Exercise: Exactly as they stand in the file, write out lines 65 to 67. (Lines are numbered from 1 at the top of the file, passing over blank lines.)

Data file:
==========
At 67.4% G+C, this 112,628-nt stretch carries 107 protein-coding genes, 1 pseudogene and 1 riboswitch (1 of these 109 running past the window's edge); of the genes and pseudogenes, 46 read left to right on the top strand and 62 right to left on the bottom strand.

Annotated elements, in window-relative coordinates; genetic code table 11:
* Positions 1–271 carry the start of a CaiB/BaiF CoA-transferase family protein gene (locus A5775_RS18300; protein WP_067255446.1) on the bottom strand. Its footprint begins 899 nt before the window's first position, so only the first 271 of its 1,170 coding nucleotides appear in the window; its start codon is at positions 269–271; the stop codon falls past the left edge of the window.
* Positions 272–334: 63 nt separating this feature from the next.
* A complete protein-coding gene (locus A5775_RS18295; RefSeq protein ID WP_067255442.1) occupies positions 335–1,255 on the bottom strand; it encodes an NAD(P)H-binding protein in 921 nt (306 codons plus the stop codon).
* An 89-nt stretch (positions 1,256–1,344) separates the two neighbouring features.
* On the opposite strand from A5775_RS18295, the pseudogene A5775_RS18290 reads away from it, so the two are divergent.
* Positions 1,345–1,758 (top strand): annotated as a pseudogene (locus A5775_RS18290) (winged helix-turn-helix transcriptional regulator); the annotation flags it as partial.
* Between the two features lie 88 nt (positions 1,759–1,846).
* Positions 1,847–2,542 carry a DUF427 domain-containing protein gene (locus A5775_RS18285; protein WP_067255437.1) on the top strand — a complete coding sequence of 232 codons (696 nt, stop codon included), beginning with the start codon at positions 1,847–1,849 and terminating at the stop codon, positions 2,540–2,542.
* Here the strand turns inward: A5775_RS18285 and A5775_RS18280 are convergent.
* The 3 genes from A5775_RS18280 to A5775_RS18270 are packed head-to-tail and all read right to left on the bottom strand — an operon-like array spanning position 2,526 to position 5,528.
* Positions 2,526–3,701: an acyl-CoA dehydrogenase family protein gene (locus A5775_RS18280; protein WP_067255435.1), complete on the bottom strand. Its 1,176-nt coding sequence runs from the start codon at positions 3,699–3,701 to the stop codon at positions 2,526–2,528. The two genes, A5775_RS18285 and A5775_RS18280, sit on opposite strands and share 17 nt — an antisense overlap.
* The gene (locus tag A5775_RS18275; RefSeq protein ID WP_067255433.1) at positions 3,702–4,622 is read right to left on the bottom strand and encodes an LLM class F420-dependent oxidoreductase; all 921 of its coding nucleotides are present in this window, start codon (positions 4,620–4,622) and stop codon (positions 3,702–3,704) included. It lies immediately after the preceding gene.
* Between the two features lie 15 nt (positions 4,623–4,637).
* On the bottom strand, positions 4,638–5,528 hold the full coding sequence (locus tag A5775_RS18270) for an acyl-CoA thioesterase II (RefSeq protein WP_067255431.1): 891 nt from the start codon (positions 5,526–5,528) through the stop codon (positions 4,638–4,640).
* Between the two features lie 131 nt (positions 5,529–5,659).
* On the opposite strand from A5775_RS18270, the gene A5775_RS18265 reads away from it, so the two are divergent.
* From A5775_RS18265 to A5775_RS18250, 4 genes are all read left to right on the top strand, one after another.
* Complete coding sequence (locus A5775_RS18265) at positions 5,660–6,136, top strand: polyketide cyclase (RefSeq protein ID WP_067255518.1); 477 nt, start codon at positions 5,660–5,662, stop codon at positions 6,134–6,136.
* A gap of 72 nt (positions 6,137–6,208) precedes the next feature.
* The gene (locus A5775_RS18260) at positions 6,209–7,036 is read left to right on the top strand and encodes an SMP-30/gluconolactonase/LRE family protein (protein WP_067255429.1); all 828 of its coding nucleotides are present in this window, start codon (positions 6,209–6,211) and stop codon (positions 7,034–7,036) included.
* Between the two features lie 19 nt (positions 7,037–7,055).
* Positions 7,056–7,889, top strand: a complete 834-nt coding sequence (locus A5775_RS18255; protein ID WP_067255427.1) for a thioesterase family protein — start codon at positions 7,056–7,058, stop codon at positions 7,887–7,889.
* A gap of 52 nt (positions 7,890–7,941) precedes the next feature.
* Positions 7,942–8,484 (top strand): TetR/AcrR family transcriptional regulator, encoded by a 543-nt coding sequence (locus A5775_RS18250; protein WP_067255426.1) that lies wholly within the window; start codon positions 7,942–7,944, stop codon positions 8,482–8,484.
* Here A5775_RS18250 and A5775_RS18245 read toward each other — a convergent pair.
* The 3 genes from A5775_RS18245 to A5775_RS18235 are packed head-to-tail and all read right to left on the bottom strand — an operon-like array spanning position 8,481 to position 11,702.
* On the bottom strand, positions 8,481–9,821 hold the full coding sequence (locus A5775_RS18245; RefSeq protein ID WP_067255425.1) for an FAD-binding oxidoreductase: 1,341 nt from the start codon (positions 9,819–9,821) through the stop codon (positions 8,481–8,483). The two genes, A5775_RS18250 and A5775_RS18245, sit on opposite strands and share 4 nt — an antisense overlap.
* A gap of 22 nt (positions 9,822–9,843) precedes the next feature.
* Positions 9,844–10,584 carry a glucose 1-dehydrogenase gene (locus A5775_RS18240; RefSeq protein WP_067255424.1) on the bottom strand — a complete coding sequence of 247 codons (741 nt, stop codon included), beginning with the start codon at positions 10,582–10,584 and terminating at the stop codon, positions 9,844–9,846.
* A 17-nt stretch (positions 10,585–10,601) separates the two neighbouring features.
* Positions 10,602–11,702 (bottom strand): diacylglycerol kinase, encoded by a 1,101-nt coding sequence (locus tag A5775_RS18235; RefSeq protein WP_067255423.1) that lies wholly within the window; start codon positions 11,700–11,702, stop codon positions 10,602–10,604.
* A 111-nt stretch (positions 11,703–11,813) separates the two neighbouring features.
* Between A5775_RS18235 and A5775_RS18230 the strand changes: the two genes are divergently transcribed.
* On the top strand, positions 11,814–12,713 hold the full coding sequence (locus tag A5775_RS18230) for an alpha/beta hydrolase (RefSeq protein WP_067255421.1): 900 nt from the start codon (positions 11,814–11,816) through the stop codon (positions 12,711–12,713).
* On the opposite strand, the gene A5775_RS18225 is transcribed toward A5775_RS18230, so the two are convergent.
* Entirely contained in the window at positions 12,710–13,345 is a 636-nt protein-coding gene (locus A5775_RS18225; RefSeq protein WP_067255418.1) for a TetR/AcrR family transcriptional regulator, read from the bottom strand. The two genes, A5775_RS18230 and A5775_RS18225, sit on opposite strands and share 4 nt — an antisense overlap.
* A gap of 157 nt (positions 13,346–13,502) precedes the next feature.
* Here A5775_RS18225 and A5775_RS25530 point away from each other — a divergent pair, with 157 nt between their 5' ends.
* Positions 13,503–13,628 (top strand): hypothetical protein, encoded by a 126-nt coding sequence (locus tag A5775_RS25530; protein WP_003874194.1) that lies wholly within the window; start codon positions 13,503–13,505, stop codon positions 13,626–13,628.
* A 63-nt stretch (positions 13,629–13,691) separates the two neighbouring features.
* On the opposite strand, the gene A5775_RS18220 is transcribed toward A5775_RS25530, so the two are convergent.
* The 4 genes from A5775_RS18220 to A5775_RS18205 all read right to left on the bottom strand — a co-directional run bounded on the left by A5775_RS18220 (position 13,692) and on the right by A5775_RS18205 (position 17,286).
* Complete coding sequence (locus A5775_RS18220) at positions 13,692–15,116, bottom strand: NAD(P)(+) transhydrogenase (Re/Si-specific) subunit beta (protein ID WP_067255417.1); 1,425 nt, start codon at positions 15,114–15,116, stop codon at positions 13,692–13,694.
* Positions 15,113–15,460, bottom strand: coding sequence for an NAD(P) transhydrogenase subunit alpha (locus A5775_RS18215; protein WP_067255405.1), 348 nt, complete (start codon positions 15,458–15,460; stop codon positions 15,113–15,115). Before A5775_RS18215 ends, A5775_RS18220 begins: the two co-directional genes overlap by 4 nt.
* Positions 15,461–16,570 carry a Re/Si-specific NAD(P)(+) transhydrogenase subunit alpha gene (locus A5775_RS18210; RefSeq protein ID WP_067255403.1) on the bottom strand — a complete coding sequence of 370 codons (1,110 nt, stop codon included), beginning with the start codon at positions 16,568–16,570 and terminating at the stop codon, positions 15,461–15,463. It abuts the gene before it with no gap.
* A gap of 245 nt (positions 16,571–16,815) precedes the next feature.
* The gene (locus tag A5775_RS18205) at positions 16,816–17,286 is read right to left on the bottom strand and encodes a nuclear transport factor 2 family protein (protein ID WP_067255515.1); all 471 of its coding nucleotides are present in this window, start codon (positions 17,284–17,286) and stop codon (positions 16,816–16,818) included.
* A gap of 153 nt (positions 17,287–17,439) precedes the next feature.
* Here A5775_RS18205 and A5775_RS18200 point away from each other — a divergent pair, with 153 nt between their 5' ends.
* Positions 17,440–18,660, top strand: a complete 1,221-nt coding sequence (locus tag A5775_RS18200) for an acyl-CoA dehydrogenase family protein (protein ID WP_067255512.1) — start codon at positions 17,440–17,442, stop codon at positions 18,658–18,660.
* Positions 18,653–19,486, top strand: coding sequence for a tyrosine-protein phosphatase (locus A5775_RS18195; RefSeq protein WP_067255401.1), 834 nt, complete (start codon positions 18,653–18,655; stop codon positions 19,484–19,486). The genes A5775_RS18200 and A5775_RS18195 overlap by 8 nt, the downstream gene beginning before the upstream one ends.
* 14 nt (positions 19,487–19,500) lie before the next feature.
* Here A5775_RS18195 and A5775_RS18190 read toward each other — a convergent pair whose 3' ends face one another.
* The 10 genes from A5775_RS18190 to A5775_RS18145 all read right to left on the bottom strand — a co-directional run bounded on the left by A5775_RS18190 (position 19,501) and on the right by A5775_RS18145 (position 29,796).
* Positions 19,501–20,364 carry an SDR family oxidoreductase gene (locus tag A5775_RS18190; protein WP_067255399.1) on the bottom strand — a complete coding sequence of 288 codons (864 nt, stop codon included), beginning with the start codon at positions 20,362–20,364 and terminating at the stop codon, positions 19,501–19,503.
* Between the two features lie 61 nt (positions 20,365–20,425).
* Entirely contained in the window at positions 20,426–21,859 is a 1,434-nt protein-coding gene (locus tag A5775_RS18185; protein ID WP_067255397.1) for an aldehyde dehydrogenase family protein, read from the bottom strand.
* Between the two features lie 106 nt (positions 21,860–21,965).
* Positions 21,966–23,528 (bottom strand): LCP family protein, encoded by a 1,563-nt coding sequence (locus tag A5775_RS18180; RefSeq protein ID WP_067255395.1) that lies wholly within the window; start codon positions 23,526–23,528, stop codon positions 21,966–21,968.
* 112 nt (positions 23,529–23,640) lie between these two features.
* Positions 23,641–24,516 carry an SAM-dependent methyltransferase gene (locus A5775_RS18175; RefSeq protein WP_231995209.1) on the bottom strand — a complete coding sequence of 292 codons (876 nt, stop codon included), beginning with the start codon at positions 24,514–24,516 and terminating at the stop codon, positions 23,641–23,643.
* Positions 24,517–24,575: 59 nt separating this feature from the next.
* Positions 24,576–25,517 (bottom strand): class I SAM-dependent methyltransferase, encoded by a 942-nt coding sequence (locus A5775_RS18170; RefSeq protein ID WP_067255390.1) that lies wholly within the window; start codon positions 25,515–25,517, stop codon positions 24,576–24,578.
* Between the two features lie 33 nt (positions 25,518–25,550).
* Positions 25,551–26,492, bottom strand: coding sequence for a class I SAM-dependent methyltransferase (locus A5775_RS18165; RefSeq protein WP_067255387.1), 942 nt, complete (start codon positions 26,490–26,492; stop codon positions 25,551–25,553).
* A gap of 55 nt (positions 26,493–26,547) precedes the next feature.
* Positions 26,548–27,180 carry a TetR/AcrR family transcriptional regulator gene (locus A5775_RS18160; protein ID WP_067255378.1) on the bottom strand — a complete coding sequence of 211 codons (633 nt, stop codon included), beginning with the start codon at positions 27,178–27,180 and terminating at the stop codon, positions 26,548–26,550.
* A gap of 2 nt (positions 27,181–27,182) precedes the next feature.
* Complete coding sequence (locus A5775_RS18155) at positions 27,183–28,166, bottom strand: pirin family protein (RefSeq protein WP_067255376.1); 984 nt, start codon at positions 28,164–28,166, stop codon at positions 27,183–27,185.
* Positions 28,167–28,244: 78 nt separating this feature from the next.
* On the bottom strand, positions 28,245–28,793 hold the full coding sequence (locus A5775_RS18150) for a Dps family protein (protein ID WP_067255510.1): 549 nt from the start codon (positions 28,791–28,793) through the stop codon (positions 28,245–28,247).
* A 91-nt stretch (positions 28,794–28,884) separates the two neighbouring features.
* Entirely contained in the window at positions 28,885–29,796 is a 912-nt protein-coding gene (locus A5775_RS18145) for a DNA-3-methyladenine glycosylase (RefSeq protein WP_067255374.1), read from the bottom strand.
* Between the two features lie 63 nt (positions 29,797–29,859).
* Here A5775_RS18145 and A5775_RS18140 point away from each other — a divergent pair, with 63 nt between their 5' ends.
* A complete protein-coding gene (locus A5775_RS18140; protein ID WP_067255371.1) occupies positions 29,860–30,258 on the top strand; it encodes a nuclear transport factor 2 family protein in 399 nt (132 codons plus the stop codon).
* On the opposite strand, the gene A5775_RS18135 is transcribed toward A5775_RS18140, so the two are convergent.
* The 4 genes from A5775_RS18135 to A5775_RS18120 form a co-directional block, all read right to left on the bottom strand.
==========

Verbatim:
* Positions 24,576–25,517 (bottom strand): class I SAM-dependent methyltransferase, encoded by a 942-nt coding sequence (locus A5775_RS18170; RefSeq protein ID WP_067255390.1) that lies wholly within the window; start codon positions 25,515–25,517, stop codon positions 24,576–24,578.
* Between the two features lie 33 nt (positions 25,518–25,550).
* Positions 25,551–26,492, bottom strand: coding sequence for a class I SAM-dependent methyltransferase (locus A5775_RS18165; RefSeq protein WP_067255387.1), 942 nt, complete (start codon positions 26,490–26,492; stop codon positions 25,551–25,553).